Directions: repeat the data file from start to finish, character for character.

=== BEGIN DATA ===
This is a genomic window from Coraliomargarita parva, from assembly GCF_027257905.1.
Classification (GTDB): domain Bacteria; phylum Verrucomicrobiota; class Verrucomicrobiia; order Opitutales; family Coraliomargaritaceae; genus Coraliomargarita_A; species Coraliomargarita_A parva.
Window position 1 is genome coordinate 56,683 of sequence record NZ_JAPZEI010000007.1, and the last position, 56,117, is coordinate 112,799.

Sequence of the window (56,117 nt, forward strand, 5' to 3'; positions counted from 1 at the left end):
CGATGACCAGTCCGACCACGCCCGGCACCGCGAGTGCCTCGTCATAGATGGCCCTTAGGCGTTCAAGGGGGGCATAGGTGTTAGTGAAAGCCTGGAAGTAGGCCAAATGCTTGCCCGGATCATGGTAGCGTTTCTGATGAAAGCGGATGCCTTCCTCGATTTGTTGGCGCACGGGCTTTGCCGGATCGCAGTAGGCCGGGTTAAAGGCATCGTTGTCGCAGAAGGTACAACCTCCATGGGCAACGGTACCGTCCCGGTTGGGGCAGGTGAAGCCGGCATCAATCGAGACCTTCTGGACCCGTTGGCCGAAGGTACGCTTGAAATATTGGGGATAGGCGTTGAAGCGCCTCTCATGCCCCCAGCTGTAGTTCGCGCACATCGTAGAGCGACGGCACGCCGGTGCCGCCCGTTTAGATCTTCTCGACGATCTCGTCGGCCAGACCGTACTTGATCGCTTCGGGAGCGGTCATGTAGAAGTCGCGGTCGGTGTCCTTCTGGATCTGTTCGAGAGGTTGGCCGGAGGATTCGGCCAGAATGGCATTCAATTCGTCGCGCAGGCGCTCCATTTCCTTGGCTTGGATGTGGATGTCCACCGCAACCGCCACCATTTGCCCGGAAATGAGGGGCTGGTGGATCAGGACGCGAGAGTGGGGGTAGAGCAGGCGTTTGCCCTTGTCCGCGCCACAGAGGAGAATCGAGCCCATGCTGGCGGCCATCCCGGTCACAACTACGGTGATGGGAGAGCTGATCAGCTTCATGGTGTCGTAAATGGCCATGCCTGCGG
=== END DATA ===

This is a genomic window from Coraliomargarita parva, from assembly GCF_027257905.1.
Classification (GTDB): domain Bacteria; phylum Verrucomicrobiota; class Verrucomicrobiia; order Opitutales; family Coraliomargaritaceae; genus Coraliomargarita_A; species Coraliomargarita_A parva.
Window position 1 is genome coordinate 56,683 of sequence record NZ_JAPZEI010000007.1, and the last position, 56,117, is coordinate 112,799.

Sequence of the window (56,117 nt, forward strand, 5' to 3'; positions counted from 1 at the left end):
CGATGACCAGTCCGACCACGCCCGGCACCGCGAGTGCCTCGTCATAGATGGCCCTTAGGCGTTCAAGGGGGGCATAGGTGTTAGTGAAAGCCTGGAAGTAGGCCAAATGCTTGCCCGGATCATGGTAGCGTTTCTGATGAAAGCGGATGCCTTCCTCGATTTGTTGGCGCACGGGCTTTGCCGGATCGCAGTAGGCCGGGTTAAAGGCATCGTTGTCGCAGAAGGTACAACCTCCATGGGCAACGGTACCGTCCCGGTTGGGGCAGGTGAAGCCGGCATCAATCGAGACCTTCTGGACCCGTTGGCCGAAGGTACGCTTGAAATATTGGGGATAGGCGTTGAAGCGCCTCTCATGCCCCCAGCTGTAGTTCGCGCACATCGTAGAGCGACGGCACGCCGGTGCCGCCCGTTTAGATCTTCTCGACGATCTCGTCGGCCAGACCGTACTTGATCGCTTCGGGAGCGGTCATGTAGAAGTCGCGGTCGGTGTCCTTCTGGATCTGTTCGAGAGGTTGGCCGGAGGATTCGGCCAGAATGGCATTCAATTCGTCGCGCAGGCGCTCCATTTCCTTGGCTTGGATGTGGATGTCCACCGCAACCGCCACCATTTGCCCGGAAATGAGGGGCTGGTGGATCAGGACGCGAGAGTGGGGGTAGAGCAGGCGTTTGCCCTTGTCCGCGCCACAGAGGAGAATCGAGCCCATGCTGGCGGCCATCCCGGTCACAACTACGGTGATGGGAGAGCTGATCAGCTTCATGGTGTCGTAAATGGCCATGCCTGCGG